“FDA spokeswoman Andrea Fischer told Shots in an email that the agency ‘questioned the design and study population, and did not have the opportunity to independently review the original data.’

“For one thing, the study compares ‘all users,’ rather than just new users. ‘When using any hormonal contraceptive, the risk of blood clots is higher during the first few months of use,’ according to Fischer, so including both new and longtime users in the same study may make it seem like newer contraceptives are riskier, when actually new users of any method are already at a higher risk.”

The new versus all users distinction eased my mind considerably, though it still seemed kind of scary. The rest of NPR’s detailed explanation of the risks calmed me considerably. It’s too much to post here — it’s the entire second half of the long article — but take a look at Birth Control and Blood Clots: Women Still Weighing the Risk if you’re curious or concerned.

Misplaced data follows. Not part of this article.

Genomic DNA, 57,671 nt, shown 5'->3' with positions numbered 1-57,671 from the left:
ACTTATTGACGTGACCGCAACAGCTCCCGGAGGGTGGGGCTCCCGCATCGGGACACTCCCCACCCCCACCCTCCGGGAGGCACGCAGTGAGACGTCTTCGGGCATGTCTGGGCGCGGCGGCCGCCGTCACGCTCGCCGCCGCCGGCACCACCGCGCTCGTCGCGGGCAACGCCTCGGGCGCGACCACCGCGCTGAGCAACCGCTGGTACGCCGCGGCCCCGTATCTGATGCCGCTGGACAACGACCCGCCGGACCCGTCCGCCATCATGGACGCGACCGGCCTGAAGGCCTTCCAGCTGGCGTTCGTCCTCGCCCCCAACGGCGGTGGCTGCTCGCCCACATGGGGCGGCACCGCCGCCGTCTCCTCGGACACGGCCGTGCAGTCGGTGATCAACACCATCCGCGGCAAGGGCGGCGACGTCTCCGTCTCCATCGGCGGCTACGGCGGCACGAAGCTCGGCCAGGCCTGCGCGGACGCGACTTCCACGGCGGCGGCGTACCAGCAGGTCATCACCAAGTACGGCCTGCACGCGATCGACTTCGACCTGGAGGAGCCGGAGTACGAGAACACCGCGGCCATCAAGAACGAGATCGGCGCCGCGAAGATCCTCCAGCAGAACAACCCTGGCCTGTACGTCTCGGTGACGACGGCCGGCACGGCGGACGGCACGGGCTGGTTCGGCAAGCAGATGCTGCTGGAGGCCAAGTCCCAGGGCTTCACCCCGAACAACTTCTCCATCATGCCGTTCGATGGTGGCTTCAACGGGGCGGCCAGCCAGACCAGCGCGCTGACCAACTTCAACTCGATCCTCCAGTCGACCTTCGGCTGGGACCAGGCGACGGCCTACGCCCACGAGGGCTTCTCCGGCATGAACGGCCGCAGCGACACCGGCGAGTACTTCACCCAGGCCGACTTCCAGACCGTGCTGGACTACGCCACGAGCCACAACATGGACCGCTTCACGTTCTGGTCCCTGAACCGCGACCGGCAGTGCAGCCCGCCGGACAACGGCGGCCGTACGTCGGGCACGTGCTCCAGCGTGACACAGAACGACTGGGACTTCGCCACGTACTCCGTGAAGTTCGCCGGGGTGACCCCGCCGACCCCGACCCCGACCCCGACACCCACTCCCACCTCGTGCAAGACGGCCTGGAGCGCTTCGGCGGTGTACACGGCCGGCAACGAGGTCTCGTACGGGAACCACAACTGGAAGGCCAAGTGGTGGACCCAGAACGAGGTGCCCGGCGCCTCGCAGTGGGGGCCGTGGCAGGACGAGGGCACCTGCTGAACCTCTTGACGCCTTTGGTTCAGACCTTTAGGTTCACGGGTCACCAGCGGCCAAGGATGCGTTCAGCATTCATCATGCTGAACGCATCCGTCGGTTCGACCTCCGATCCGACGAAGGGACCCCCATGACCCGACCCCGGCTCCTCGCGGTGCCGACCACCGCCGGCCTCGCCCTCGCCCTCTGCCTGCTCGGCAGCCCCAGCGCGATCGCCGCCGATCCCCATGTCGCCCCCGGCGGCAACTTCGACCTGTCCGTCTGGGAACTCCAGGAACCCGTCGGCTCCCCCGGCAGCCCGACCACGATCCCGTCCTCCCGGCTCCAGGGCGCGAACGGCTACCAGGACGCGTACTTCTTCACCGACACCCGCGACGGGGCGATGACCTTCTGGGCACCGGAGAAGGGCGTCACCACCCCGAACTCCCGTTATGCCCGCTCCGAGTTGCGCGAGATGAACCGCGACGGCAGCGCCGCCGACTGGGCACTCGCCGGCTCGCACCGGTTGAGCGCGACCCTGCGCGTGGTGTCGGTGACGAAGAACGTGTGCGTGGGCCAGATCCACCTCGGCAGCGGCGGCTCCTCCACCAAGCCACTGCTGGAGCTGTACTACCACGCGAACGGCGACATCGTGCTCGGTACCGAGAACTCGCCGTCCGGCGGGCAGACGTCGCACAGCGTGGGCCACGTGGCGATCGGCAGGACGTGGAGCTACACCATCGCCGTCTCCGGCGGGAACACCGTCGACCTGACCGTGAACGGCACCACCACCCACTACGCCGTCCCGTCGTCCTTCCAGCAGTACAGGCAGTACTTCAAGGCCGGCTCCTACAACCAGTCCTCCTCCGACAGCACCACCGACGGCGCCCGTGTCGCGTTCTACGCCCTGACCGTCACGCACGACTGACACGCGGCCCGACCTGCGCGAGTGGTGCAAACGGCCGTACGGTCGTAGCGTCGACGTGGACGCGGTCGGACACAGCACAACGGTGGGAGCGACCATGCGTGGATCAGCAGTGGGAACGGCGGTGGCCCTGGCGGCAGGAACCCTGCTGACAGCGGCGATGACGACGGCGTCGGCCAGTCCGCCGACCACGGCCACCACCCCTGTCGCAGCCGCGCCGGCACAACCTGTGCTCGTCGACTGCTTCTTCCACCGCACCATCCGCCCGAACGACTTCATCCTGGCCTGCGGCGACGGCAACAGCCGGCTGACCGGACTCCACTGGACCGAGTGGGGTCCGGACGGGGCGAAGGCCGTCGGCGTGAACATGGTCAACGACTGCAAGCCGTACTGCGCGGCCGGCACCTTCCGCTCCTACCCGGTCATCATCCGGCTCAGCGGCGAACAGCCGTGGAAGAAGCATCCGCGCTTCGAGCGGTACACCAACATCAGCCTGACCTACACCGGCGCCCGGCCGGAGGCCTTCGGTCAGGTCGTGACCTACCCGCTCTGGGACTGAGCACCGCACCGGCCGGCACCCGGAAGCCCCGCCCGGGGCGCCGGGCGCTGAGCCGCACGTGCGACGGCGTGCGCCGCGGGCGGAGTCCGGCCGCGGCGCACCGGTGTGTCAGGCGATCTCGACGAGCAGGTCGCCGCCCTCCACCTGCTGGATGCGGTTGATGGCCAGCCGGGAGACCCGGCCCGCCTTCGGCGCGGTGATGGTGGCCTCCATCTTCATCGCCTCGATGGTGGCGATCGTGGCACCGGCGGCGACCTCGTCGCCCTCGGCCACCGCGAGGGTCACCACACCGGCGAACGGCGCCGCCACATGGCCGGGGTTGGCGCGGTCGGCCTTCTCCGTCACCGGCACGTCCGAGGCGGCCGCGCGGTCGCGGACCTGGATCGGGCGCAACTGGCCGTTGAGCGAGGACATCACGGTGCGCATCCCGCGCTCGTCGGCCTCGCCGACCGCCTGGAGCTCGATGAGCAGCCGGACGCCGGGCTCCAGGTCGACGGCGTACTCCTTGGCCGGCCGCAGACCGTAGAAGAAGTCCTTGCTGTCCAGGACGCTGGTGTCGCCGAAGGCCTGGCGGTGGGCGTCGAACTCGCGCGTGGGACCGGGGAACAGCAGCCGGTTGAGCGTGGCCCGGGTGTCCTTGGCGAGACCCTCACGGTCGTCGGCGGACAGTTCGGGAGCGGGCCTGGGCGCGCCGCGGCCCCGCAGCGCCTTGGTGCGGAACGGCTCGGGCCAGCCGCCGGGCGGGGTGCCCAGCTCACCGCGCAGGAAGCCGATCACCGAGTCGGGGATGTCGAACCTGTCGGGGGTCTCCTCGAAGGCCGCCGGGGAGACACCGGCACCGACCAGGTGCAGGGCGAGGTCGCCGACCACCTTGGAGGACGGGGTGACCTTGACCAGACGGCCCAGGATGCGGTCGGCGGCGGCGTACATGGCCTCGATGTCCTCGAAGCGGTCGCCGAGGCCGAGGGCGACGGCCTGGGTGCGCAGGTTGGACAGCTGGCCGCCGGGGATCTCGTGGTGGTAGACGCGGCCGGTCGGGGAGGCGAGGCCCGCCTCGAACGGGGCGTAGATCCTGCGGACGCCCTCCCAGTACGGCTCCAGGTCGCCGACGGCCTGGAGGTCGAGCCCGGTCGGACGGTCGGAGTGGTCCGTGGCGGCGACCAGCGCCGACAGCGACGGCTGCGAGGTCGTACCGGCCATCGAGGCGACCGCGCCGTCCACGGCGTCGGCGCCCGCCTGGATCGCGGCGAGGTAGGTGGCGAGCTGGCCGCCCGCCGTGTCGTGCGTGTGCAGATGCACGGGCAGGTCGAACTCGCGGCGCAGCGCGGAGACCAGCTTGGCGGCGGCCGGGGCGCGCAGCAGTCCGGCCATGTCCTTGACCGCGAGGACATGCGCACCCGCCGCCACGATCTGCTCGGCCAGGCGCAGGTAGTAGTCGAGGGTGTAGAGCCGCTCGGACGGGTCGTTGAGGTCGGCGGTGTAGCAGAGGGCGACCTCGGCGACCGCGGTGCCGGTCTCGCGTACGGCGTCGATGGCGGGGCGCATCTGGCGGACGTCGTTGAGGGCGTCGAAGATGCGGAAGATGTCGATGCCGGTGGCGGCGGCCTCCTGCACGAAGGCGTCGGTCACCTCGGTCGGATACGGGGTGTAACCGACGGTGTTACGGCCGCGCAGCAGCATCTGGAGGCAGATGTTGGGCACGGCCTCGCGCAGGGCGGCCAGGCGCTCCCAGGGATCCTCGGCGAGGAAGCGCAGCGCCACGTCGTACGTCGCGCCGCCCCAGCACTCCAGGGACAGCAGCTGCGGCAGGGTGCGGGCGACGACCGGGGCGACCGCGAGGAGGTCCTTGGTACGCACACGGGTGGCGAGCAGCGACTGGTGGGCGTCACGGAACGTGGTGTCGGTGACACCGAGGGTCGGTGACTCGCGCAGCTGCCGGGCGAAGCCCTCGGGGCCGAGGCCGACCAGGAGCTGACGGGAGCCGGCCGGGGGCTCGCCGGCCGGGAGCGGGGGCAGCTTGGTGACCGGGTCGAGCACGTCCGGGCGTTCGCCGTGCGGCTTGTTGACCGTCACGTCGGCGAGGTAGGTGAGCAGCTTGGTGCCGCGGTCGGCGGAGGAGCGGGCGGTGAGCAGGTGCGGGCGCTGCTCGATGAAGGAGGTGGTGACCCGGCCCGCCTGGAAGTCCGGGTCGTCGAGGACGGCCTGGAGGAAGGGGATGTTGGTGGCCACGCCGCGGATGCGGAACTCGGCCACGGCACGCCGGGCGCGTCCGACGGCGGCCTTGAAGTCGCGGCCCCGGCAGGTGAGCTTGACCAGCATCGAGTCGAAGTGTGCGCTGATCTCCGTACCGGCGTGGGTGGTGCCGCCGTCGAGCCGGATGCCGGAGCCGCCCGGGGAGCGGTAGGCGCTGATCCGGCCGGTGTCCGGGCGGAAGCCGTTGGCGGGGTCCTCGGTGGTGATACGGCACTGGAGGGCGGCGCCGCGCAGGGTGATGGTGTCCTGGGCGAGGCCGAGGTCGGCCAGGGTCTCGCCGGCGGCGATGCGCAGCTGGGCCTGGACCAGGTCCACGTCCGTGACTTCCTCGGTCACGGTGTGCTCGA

Personally, I’m going to continue using it for now. The risk just isn’t that great and I’ve already been on it for four years — if I were going to have problems with it, they probably would have shown up by now.

Still, since I’m older than 35 (the age at which women are warned to stop using hormonal birth control) and my migraines are no longer as constant or as devastating as they were when I started using the NuvaRing, I’ll probably go off it in a few months to see how I do without it. When I started hormonal birth control to manage menstrually associated migraine attacks, triptans were completely ineffective for me. Now that triptans are a viable option, they may ultimately be a better choice than hormonal birth control.

As with any medication, ask your doctor what your individual risk is given your own medical history and what your other treatment options are. With that information in mind, consider how much risk you’re OK with — a minute risk is acceptable for some women, for others any risk is a deal-breaker.